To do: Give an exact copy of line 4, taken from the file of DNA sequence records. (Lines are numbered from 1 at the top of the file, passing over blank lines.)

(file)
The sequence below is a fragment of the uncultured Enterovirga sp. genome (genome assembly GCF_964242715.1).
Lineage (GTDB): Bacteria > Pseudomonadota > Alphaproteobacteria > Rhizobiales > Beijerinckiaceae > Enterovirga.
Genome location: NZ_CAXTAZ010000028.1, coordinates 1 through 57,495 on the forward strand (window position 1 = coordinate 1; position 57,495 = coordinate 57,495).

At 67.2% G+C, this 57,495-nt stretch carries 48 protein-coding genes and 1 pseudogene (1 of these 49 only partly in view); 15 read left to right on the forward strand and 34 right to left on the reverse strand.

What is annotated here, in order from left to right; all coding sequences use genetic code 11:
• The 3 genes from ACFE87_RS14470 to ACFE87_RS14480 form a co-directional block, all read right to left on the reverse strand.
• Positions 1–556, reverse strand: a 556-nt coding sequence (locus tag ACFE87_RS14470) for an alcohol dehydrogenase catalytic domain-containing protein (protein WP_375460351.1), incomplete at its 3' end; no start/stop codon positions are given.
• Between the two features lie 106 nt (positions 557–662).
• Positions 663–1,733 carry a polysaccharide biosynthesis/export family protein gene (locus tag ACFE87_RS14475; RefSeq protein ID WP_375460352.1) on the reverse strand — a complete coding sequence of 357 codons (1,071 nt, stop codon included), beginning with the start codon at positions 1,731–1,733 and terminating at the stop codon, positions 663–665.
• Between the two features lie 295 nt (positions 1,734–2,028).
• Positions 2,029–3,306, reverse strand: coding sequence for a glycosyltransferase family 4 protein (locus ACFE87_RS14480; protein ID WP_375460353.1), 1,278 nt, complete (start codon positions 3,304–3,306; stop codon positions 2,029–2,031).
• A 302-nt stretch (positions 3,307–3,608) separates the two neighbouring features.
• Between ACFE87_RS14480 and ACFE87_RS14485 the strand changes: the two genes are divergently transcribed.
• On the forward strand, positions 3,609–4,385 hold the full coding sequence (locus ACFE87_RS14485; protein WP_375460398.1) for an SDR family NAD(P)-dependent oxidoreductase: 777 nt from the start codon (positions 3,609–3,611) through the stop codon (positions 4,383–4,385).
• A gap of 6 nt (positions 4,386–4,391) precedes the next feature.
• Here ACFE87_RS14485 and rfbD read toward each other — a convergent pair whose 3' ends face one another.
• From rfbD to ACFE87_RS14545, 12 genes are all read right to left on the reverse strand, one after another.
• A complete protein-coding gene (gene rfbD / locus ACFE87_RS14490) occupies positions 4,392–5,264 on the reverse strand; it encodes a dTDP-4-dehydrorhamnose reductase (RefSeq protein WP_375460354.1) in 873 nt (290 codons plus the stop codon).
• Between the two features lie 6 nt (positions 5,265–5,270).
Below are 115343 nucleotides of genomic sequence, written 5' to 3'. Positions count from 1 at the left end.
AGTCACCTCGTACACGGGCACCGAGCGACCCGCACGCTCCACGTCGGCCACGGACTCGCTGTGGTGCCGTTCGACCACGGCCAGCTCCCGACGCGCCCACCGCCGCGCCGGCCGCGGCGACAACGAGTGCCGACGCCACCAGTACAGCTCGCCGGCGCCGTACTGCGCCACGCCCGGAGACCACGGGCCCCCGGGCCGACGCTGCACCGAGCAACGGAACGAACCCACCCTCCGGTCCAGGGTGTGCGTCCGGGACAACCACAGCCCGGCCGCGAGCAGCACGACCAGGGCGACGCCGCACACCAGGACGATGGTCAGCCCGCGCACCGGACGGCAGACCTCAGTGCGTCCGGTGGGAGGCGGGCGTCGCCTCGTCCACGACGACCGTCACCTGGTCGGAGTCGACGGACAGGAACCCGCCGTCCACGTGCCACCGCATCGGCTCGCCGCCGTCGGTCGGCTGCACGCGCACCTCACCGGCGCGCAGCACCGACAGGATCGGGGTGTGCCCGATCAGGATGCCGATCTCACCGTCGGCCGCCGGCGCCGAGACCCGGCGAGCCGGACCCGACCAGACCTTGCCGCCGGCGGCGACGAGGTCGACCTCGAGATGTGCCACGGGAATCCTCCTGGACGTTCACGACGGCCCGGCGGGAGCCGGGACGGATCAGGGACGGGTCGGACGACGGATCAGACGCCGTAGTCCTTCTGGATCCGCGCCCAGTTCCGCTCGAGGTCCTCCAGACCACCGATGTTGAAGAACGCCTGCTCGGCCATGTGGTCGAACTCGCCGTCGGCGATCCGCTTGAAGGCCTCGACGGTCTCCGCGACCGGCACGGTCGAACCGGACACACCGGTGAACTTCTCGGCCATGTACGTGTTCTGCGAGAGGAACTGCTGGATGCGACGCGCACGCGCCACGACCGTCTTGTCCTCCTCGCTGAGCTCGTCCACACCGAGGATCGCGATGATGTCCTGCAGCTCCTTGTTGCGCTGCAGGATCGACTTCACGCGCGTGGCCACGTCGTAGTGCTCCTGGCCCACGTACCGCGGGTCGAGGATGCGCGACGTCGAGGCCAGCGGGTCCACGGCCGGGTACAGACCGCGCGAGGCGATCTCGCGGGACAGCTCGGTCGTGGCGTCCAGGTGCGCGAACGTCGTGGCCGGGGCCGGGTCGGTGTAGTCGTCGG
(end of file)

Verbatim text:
At 67.2% G+C, this 57,495-nt stretch carries 48 protein-coding genes and 1 pseudogene (1 of these 49 only partly in view); 15 read left to right on the forward strand and 34 right to left on the reverse strand.